The joy and excitement that filled the football folks’ minds in looking forward to a much-awaited restart to the English Premier League (EPL) season did not sit well with the Arsenal fans. Losing both their opening matches to Manchester City and Brighton, respectively, was not the start the Gunners anticipated. In pursuit of turning things around and brighten their hopes for Europe next year, the Gunners took to the field to face Southampton for their third game after project restart.,
St. Mary’s Stadium has not been very kind to the Gunners in the past – winning only 1 in their last five Premier League visits (W1, D1, L3). However, against these ill-odds, the North Londeners managed to come on top with a 0 (0.74) – 2 (2.19) win, and the xG (Expected Goals) show that it was indeed a well-deserved win. In this tactical analysis, I’ll be giving analysis to both team’s tactics on and off the ball.
The Saints lined up with their traditional formation 4-2-2-2 (4-4-2) with the in-form striker Danny Ings and teenager Michael Obafemi upfront. Nathan Redmond (making his 200th appearance for the club) and Stuart Armstrong occupied the flanks while James Ward-Prowse and Højbjerg were given charge of the midfield, as shown in the picture.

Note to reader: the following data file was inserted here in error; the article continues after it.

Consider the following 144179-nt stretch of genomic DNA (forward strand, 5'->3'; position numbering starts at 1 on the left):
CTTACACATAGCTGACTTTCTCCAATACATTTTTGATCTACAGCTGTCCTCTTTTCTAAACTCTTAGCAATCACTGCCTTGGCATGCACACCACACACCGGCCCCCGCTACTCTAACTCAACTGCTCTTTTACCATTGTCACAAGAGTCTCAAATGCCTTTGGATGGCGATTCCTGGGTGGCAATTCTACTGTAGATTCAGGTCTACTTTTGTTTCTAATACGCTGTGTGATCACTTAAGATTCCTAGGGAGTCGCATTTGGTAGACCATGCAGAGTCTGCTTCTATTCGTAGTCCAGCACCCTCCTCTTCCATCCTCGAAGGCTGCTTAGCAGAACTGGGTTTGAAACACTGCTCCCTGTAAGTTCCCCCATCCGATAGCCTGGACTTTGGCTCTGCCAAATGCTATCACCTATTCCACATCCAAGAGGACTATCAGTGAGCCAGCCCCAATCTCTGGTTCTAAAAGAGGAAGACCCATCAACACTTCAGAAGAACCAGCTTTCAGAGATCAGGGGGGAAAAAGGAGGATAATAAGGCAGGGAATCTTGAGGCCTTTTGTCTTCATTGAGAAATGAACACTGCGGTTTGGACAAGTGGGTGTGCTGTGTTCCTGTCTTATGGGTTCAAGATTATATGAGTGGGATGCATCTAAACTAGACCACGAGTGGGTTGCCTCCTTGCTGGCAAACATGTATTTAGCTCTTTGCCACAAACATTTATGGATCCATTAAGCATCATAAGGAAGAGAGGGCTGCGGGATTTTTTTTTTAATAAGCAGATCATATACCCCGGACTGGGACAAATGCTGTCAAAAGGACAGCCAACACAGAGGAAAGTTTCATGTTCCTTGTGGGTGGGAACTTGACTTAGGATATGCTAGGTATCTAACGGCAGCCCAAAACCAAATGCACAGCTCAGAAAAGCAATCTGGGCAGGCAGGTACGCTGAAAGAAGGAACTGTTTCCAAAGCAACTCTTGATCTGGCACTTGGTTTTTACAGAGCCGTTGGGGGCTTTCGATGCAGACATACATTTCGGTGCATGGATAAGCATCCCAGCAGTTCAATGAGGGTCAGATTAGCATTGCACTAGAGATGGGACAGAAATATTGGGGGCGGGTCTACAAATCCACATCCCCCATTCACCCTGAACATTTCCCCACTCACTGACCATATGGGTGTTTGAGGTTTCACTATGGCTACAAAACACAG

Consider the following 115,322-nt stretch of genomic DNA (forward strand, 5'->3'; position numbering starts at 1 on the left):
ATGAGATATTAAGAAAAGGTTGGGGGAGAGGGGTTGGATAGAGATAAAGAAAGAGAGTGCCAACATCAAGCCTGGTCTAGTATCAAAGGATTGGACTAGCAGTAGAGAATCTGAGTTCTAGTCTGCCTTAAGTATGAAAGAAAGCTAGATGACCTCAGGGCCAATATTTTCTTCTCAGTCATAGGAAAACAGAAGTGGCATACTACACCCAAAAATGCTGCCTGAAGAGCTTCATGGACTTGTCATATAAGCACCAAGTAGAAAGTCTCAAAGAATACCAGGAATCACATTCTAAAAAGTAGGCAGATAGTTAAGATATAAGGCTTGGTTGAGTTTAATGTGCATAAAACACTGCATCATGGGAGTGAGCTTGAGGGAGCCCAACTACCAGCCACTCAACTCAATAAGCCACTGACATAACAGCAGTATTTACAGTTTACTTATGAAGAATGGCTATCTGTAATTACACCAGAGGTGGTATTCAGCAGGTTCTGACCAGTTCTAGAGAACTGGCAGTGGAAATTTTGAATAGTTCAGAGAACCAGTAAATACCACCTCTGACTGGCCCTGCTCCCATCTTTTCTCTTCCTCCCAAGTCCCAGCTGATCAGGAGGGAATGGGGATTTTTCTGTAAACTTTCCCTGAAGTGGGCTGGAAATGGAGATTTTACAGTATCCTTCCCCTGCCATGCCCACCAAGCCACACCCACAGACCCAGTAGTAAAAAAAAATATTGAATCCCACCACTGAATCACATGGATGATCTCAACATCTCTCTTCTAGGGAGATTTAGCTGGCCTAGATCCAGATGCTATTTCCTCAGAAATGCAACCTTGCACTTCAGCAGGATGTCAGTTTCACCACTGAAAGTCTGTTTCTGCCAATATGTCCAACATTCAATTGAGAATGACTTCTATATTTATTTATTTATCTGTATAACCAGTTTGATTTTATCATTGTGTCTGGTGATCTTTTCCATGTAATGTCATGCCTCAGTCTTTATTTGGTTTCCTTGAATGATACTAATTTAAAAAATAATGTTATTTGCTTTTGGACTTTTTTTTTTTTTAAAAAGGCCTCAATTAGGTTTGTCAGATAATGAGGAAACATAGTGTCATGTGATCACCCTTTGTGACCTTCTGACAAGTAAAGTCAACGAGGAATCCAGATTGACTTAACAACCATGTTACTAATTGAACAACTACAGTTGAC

On paper, the Gunners lined up in a 4-3-3 formation, which included three changes from their 2-1 loss against Brighton over the weekend. The squad featured Kieran Tierney in place of Sead Kolašinac, and Granit Xhaka (who missed the previous game due to an ankle injury during project restart opener against City) in for Matteo Guendouzi. Eddie Nketiah started as a CF ahead of his French counterpart Alexandre Lacazette. Arsenal’s record signing Nicolas Pépé took the duties on the right flank, while Emiliano Martinez got his first start in a PL match after three years.
Arsenal in possession
Let us look at Arsenals’ tactics in possession, Arsenal set themselves up in a fluid 3-4-3 formation. Bukayo Saka and Héctor Bellerín took to the flanks and made forward run with Pepe and Pierre-Emerick Aubameyang playing as inverted strikers.
Courtesy to the Saints’ pressing with their two men up-front, joined by Redmond and Ward Prowse, Arsenal was not very keen on starting from the back with Martinez, who attempted 23 long balls with a shocking 43% accuracy. However, when they did try to play from the back, Rob Holding and ShkodranMustafi spread out in the box with Xhaka coming deep to create an extra passing option. In addition, Bellerin and Tierney hugged the touchline to create multiple passing options for Martinez.
At this point, when the ball is in the box of the Arsenal half, Southampton looked to press with three men – two strikers along with either of the wingers. During this press, the far winger tucked into the midfield and was often supported by the central midfielders to maintain balance.